Rats exposed to repeated restraint stress (3 h of restraint on each of 3 days) lose weight during stress and do not return to the weight of nonstressed controls once stress ends. Others have reported that chronic stress raises the daily nadir of corticosterone release and increases the adrenal response to subsequent stress; therefore, we examined glucocorticoid release in rats that had been exposed to repeated restraint. Repeated restraint had no effect on the diurnal pattern of corticosterone or insulin release, measured 12 days after restraint had ended, indicating that the reduced weight of the rats is not associated with an elevated corticosterone-insulin ratio. In contrast, rats that had been exposed to repeated restraint, 12 days previously, showed a blunted corticosterone release during a second restraint stress, a normal response to the novel physiological stress of 2-deoxy glucose (2-DG) injection, but an exaggerated corticosterone response to the novel mild stress (MS) of either placement in a unfamiliar environment or an intraperitoneal injection of saline. Mice exposed to repeated restraint showed a similar hyperresponsiveness to novel MS, suggesting that repeated restraint lowers the threshold for stress-induced activation of the adrenal gland. MS caused a small, but significant, degree of hypophagia in rats that had been exposed to repeated restraint stress. Therefore, multiple aspects of the stress response may be exaggerated in these animals and contribute to the chronic reduction in body weight.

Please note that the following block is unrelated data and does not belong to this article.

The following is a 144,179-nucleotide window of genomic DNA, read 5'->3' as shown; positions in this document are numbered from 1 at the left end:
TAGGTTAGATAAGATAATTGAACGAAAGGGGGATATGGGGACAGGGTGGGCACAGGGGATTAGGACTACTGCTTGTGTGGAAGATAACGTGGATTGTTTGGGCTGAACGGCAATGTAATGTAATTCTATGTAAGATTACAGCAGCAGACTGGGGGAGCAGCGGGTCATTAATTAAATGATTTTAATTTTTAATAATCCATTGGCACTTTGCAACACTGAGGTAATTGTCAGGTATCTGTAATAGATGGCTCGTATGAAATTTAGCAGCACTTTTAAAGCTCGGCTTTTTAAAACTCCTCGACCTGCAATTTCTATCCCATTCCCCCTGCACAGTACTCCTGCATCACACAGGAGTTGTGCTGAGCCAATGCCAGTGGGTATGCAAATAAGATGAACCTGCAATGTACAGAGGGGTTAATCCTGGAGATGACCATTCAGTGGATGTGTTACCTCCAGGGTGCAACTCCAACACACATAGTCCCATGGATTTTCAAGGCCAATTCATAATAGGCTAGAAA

- Mild stress
- Repeated restraint
ASJC Scopus subject areas
- Experimental and Cognitive Psychology
- Behavioral Neuroscience